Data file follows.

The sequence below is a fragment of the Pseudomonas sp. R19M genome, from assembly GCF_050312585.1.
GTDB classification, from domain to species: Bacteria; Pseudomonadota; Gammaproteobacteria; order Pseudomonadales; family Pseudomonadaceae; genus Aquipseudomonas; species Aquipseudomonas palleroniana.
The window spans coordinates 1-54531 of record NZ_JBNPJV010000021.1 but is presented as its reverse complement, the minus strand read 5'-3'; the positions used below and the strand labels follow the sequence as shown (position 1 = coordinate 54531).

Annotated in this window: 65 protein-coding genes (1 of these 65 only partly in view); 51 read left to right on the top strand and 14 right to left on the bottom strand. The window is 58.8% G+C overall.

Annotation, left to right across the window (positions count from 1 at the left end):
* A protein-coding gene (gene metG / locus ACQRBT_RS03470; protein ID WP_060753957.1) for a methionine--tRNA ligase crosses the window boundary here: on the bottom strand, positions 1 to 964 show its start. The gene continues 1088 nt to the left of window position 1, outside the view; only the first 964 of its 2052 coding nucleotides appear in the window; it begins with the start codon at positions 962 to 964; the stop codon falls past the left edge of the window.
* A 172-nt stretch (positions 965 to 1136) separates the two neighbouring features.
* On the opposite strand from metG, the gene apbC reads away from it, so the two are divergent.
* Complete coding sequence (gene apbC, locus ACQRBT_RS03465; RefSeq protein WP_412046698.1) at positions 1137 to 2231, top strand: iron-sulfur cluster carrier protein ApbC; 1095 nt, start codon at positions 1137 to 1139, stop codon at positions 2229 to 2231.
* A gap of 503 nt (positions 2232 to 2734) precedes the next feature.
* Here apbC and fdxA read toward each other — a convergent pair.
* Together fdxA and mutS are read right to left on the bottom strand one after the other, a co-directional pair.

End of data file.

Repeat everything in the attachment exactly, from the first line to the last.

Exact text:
The sequence below is a fragment of the Pseudomonas sp. R19M genome, from assembly GCF_050312585.1.
GTDB classification, from domain to species: Bacteria; Pseudomonadota; Gammaproteobacteria; order Pseudomonadales; family Pseudomonadaceae; genus Aquipseudomonas; species Aquipseudomonas palleroniana.
The window spans coordinates 1-54531 of record NZ_JBNPJV010000021.1 but is presented as its reverse complement, the minus strand read 5'-3'; the positions used below and the strand labels follow the sequence as shown (position 1 = coordinate 54531).

Annotated in this window: 65 protein-coding genes (1 of these 65 only partly in view); 51 read left to right on the top strand and 14 right to left on the bottom strand. The window is 58.8% G+C overall.

Annotation, left to right across the window (positions count from 1 at the left end):
* A protein-coding gene (gene metG / locus ACQRBT_RS03470; protein ID WP_060753957.1) for a methionine--tRNA ligase crosses the window boundary here: on the bottom strand, positions 1 to 964 show its start. The gene continues 1088 nt to the left of window position 1, outside the view; only the first 964 of its 2052 coding nucleotides appear in the window; it begins with the start codon at positions 962 to 964; the stop codon falls past the left edge of the window.
* A 172-nt stretch (positions 965 to 1136) separates the two neighbouring features.
* On the opposite strand from metG, the gene apbC reads away from it, so the two are divergent.
* Complete coding sequence (gene apbC, locus ACQRBT_RS03465; RefSeq protein WP_412046698.1) at positions 1137 to 2231, top strand: iron-sulfur cluster carrier protein ApbC; 1095 nt, start codon at positions 1137 to 1139, stop codon at positions 2229 to 2231.
* A gap of 503 nt (positions 2232 to 2734) precedes the next feature.
* Here apbC and fdxA read toward each other — a convergent pair.
* Together fdxA and mutS are read right to left on the bottom strand one after the other, a co-directional pair.